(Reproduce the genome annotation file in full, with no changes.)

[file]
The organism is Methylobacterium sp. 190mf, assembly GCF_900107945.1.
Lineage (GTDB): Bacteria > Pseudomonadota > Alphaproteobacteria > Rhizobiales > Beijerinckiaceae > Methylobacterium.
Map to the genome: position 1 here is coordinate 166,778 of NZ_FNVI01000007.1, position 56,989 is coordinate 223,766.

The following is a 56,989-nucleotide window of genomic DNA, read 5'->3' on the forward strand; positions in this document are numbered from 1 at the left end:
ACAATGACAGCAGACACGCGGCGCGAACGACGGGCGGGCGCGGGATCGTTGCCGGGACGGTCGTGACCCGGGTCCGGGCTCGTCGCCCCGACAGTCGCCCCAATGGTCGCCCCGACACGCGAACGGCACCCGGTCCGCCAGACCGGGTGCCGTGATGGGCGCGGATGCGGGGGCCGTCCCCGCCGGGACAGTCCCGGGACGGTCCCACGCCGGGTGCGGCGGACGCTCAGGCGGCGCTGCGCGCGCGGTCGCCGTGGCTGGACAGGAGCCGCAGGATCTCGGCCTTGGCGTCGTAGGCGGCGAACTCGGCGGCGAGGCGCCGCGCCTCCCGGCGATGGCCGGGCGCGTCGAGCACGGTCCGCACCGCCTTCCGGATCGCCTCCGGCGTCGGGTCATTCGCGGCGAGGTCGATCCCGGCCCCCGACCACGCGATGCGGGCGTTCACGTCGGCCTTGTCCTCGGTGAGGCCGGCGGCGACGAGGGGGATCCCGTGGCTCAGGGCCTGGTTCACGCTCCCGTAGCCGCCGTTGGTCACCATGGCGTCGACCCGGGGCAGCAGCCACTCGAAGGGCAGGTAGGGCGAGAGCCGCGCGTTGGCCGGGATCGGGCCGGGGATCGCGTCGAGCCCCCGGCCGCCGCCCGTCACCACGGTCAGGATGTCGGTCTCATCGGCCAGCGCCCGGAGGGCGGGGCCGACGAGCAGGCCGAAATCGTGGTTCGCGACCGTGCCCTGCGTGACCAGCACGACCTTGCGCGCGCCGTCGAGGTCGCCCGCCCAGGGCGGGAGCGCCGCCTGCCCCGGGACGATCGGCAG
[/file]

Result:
The organism is Methylobacterium sp. 190mf, assembly GCF_900107945.1.
Lineage (GTDB): Bacteria > Pseudomonadota > Alphaproteobacteria > Rhizobiales > Beijerinckiaceae > Methylobacterium.
Map to the genome: position 1 here is coordinate 166,778 of NZ_FNVI01000007.1, position 56,989 is coordinate 223,766.

The following is a 56,989-nucleotide window of genomic DNA, read 5'->3' on the forward strand; positions in this document are numbered from 1 at the left end:
ACAATGACAGCAGACACGCGGCGCGAACGACGGGCGGGCGCGGGATCGTTGCCGGGACGGTCGTGACCCGGGTCCGGGCTCGTCGCCCCGACAGTCGCCCCAATGGTCGCCCCGACACGCGAACGGCACCCGGTCCGCCAGACCGGGTGCCGTGATGGGCGCGGATGCGGGGGCCGTCCCCGCCGGGACAGTCCCGGGACGGTCCCACGCCGGGTGCGGCGGACGCTCAGGCGGCGCTGCGCGCGCGGTCGCCGTGGCTGGACAGGAGCCGCAGGATCTCGGCCTTGGCGTCGTAGGCGGCGAACTCGGCGGCGAGGCGCCGCGCCTCCCGGCGATGGCCGGGCGCGTCGAGCACGGTCCGCACCGCCTTCCGGATCGCCTCCGGCGTCGGGTCATTCGCGGCGAGGTCGATCCCGGCCCCCGACCACGCGATGCGGGCGTTCACGTCGGCCTTGTCCTCGGTGAGGCCGGCGGCGACGAGGGGGATCCCGTGGCTCAGGGCCTGGTTCACGCTCCCGTAGCCGCCGTTGGTCACCATGGCGTCGACCCGGGGCAGCAGCCACTCGAAGGGCAGGTAGGGCGAGAGCCGCGCGTTGGCCGGGATCGGGCCGGGGATCGCGTCGAGCCCCCGGCCGCCGCCCGTCACCACGGTCAGGATGTCGGTCTCATCGGCCAGCGCCCGGAGGGCGGGGCCGACGAGCAGGCCGAAATCGTGGTTCGCGACCGTGCCCTGCGTGACCAGCACGACCTTGCGCGCGCCGTCGAGGTCGCCCGCCCAGGGCGGGAGCGCCGCCTGCCCCGGGACGATCGGCAG